Early in the morning of the 19th of January, we gather with the faithful at the field where the Tabots are kept. We are privileged to be admitted to the inner sanctum where the pool of blessed water is – with the patriarch and senior clergy.
Outside of the sanctum, hundreds of thousands of the faithful have been waiting all night for the patriarch to say mass and bless the pool, re-enacting the baptism of Jesus in the river Jordan.
After chanting and prayers, we witness the blessing of the pool. And then…technology kicks in ! The patriarch is handed a water hose plugged into the pool and starts to spray the audience with a mischievous grin on his face. And thus are we blessed (or soaked, depending on the perspective!) by the Patriarch of the Ethiopian Orthodox Church.
Priests wielding more hoses then proceed to spray the crowds surrounding the Inner Sanctum. At that point, the observers become actors as people in the crowd throw us empty bottles across the fence for us to fill up in the pool of holy water and throw back to them. For a moment, it is pure chaos as the police try to prevent us from throwing the bottles of holy water while the priests spur us on.
Ethiopia’s most important celebration is Timket, the Ethiopian Orthodox Epiphany. This celebrates Jesus’ baptism in the river Jordan and the only time, Ethiopian Christians believe, when the three natures of god manifested themselves at the same time. On the eve of Timket, the main churches of Addis bring out their Tabots in big processions led by the senior clergy and followed by tens of thousands of believers. The Tabots are brought to a field on the edge of town where they are kept for the night.
On the following morning, the Patriarch of the Ethiopian Orthodox Church blesses a pool of water and then blesses the hundreds of thousands of believers who have gathered around the pool during the night to await him. At the end of the ceremony, the Tabots are brought back to their respective churches to be kept hidden until the next big celebration.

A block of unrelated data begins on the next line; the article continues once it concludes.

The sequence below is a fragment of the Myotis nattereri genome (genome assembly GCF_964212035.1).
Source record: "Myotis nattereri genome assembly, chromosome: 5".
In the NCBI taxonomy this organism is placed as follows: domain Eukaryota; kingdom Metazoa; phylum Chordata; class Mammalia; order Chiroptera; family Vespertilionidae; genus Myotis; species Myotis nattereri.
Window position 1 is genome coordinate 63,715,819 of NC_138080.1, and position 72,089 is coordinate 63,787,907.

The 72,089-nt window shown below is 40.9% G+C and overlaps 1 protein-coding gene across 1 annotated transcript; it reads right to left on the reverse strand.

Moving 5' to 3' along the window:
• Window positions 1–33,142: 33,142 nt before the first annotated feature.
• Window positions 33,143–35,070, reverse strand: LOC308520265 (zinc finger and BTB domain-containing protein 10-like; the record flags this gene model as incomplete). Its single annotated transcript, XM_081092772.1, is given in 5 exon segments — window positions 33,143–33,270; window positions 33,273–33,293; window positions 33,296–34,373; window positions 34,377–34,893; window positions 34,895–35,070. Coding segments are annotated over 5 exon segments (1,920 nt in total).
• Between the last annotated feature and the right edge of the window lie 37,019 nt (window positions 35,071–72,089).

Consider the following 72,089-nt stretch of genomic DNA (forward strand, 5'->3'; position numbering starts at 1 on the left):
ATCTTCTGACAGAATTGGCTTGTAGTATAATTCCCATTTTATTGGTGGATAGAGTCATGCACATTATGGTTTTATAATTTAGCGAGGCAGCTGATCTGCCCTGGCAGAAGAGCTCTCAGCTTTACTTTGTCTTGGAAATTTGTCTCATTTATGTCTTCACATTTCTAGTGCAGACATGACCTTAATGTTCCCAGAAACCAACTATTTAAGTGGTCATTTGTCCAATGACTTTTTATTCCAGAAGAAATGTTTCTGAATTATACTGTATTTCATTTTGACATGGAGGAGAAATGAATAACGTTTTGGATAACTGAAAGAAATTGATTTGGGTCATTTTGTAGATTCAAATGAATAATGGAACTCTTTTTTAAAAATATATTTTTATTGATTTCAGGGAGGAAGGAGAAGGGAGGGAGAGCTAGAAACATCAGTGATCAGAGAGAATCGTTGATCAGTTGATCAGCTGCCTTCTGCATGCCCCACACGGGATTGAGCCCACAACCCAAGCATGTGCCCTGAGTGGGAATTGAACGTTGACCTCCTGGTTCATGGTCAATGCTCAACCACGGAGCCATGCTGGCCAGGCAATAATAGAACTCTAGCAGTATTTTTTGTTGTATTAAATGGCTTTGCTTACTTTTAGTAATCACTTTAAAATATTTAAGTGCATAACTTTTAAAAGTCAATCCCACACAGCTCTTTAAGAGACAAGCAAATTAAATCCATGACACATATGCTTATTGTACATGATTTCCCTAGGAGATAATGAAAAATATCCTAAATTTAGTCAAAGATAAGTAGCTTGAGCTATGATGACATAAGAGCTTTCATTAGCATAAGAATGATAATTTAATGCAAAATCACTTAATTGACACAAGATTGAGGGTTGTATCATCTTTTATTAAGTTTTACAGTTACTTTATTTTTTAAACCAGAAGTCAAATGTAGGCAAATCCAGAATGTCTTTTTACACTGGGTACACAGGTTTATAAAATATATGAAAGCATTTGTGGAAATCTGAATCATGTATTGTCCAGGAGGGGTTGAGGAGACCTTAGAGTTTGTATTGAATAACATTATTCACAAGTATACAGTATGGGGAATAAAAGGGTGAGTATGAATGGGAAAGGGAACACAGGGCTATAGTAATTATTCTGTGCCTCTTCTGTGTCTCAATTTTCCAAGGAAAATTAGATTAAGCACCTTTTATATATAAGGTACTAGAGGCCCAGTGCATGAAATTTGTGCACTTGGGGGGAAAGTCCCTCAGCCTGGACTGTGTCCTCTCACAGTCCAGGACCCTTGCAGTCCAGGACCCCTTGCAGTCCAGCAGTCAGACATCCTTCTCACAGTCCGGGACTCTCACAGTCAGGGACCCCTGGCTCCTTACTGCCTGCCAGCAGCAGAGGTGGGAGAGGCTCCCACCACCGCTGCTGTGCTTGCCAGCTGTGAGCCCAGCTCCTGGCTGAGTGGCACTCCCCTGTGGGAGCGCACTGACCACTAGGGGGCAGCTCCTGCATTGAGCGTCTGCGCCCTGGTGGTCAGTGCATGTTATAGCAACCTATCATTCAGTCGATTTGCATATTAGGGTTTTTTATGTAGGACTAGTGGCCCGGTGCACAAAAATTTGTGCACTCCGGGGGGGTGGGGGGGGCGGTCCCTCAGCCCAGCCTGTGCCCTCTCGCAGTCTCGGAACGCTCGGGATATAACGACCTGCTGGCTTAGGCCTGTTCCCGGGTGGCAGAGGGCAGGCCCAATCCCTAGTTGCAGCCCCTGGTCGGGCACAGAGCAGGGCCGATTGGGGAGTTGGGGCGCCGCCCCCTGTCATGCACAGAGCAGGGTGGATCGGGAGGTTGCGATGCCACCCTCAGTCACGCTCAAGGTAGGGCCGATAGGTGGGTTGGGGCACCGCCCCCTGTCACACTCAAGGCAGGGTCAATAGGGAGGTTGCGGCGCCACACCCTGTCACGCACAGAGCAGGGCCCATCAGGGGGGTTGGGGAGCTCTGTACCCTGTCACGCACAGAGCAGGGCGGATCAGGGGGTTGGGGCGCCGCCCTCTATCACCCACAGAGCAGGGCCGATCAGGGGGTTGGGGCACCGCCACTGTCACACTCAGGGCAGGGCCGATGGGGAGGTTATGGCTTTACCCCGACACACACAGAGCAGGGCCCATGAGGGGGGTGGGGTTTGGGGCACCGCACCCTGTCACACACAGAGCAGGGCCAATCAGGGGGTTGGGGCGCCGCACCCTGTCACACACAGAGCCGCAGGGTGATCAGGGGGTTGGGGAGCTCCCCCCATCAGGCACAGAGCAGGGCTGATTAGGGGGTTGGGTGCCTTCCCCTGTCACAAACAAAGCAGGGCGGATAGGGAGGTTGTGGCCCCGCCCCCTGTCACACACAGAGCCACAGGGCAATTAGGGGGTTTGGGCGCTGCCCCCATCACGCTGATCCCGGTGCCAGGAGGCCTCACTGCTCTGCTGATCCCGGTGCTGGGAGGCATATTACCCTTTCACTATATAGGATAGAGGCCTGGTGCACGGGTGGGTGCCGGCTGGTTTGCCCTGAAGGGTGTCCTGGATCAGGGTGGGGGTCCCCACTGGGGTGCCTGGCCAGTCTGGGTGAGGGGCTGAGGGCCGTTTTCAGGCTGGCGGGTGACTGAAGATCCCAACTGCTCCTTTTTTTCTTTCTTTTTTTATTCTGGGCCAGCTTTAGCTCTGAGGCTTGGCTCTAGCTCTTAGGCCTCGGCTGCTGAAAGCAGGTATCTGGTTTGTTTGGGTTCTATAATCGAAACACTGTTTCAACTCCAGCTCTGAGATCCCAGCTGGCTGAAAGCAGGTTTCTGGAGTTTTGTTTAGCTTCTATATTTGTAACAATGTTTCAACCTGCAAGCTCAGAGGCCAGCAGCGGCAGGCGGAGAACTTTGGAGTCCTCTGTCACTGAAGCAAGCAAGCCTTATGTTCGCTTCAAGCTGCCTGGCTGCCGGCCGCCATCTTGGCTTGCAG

The rites of the Ethiopian Church are ancient and unlike any other Christian church’s. They are a blend of early Eastern Christianity and of pre-exodus Judaism, full of mysticism, mesmerizing chants and lavish costumes. The Ethiopians believe that the original Ark of the Covenant is kept in an Ethiopian church. Tabots, or replicas of the ark are a church’s most prized possession, only to be shown in public on the church’s saint’s name day and on Timket.
We witness the Coming Out of the Tabot of the Church of Saint Mary, the Patriarch’s own church, and with tens of thousands of people, follow it and its procession, which eventually merges with several other processions. The chanting, the improvised, organic waltz of the multitudes of faithful who follow the Tabots, the old ladies who kiss the ground stepped upon by the Patriarch, the ululation every time someone catches a glimpse of a Tabot – all seem quite surreal. Almost magically orchestrated.
With a rich and fascinating 3000 year history, Ethiopia (modern Abyssinia) is the only country in Africa never to have been colonized. Haile Selassie, Abyssinia’s last emperor, deposed in a military coup in 1974, is said to have been the 237th descendent of a lienage which goes back to King Solomon of Judea and Abyssinia’s Queen of Sheba.
Addis Abeba, (which means “the new flower” in Amharic) the capital, was founded in 1887 by Emperor Menelik II, on the site of hot springs. Located at an altitude of 2,400m, it has a pleasant temperate climate.
A city of 5 million, Addis has all the vibrancy, chaos and warmth of a large African city. At times more sprawling village than capital city, Addis is a melting pot of ethnic groups, with every shade of skin colour and every manner of national costume rubbing shoulders in its dusty, potholed streets. With an eclectic mix of architectural styles going from Italianate palaces (influenced by the Italian occupation during WWII) to Byzantine splendour to the Stalinist-realist style, it has a certain baroque charm, when one gets over the sensory overload.
But it is the kindness of its people which impresses us most. On the day of our arrival, we find ouselves giving chase to a street urchin who had pick-pocketed Conrad’s iPod, with the entire neighbourhood helping us to go after him until we finally recover it.